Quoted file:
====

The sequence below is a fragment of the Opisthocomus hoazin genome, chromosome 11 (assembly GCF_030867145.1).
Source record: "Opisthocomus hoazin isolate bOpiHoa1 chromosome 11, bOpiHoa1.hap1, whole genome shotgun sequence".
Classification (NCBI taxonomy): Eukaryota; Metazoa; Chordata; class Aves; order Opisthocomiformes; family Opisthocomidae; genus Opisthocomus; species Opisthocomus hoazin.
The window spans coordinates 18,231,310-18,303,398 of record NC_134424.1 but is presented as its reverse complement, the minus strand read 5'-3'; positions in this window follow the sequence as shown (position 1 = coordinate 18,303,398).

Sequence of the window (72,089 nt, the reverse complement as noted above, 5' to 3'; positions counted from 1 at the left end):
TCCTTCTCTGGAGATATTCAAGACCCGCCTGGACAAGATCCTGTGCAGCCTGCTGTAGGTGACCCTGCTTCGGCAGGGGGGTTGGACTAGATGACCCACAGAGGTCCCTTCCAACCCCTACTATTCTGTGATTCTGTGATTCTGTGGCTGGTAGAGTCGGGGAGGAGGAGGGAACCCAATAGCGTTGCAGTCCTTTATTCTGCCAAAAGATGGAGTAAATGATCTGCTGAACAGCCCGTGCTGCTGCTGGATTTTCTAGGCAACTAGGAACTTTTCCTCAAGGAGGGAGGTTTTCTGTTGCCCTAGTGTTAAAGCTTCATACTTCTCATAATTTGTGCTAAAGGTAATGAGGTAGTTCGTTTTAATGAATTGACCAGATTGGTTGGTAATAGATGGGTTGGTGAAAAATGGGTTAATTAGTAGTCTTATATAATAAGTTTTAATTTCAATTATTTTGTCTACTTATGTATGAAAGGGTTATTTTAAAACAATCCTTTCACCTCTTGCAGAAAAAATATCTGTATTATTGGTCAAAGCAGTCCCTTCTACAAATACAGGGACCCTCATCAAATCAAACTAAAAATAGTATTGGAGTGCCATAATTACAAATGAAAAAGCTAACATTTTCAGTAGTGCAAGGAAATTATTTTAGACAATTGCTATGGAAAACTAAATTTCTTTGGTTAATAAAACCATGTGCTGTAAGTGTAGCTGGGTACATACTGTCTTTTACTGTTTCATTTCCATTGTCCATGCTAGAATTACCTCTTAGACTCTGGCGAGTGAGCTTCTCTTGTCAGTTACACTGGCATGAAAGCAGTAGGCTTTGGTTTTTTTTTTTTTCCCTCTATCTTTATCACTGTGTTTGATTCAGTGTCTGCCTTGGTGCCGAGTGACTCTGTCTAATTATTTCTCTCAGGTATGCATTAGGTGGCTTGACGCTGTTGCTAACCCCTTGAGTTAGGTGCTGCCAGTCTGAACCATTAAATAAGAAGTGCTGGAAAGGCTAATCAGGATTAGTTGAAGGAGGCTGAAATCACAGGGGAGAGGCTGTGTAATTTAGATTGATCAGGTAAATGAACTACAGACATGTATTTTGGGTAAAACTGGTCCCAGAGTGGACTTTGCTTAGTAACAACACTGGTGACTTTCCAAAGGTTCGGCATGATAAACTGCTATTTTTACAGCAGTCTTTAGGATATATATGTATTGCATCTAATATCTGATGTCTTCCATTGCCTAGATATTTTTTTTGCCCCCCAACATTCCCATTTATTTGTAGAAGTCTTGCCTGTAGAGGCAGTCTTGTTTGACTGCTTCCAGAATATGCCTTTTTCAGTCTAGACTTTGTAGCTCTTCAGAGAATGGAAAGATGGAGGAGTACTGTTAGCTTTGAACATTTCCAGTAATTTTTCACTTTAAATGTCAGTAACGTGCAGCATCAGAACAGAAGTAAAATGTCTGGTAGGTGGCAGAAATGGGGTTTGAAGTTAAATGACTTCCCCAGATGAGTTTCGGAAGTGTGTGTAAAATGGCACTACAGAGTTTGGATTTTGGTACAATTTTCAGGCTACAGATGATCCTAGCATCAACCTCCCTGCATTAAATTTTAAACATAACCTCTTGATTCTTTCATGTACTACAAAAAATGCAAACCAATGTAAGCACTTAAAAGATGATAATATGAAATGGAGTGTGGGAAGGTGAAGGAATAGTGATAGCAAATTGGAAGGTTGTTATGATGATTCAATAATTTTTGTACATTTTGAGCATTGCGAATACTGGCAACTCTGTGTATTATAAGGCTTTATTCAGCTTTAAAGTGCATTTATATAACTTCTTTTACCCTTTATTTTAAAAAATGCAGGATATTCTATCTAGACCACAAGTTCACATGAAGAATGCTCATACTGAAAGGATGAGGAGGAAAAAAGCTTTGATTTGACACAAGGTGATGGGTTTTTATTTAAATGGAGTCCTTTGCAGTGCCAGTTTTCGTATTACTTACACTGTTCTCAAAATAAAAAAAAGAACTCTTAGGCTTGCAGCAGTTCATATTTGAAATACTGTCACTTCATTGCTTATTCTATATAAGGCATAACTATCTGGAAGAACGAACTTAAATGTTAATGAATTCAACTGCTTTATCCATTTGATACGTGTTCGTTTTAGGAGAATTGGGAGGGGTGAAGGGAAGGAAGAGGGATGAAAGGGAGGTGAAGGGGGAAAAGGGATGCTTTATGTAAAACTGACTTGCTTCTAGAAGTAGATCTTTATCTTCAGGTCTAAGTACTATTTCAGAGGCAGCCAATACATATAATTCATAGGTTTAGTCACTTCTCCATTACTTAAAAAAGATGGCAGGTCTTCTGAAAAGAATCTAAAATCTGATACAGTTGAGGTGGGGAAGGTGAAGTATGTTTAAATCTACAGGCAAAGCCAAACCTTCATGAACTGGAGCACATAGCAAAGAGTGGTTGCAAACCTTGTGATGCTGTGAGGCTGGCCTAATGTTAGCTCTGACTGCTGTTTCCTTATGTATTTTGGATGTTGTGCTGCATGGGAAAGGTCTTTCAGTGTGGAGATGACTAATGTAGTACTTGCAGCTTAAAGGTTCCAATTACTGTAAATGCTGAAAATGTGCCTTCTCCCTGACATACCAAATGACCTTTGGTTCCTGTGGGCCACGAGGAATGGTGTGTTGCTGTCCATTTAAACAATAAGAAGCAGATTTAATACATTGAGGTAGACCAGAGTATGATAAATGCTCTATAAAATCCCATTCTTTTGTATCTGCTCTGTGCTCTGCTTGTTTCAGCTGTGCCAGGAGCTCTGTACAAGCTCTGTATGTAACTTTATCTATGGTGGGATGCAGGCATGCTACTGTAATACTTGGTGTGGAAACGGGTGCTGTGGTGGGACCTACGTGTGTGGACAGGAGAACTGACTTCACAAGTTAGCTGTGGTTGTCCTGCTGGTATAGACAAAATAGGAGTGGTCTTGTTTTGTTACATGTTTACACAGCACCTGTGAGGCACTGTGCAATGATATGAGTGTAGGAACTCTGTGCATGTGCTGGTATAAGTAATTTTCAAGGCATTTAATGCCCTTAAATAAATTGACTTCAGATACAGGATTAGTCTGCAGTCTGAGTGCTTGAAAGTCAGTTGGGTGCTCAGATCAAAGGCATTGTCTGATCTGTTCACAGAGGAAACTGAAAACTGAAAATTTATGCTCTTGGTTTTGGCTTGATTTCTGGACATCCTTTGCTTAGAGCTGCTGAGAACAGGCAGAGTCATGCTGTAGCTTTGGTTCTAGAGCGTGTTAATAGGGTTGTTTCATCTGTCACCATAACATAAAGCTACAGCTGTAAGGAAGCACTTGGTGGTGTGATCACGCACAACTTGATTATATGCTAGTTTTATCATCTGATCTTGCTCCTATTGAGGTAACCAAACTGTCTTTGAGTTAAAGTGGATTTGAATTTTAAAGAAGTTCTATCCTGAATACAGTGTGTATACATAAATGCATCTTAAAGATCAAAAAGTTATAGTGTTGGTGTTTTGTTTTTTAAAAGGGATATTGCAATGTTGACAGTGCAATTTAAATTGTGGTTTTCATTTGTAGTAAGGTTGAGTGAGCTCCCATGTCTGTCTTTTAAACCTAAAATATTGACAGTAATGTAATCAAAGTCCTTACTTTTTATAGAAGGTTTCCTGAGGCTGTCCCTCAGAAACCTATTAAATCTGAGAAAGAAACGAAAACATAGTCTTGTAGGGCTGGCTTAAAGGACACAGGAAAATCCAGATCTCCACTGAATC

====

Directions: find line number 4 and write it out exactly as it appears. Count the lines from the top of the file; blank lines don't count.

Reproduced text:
The window spans coordinates 18,231,310-18,303,398 of record NC_134424.1 but is presented as its reverse complement, the minus strand read 5'-3'; positions in this window follow the sequence as shown (position 1 = coordinate 18,303,398).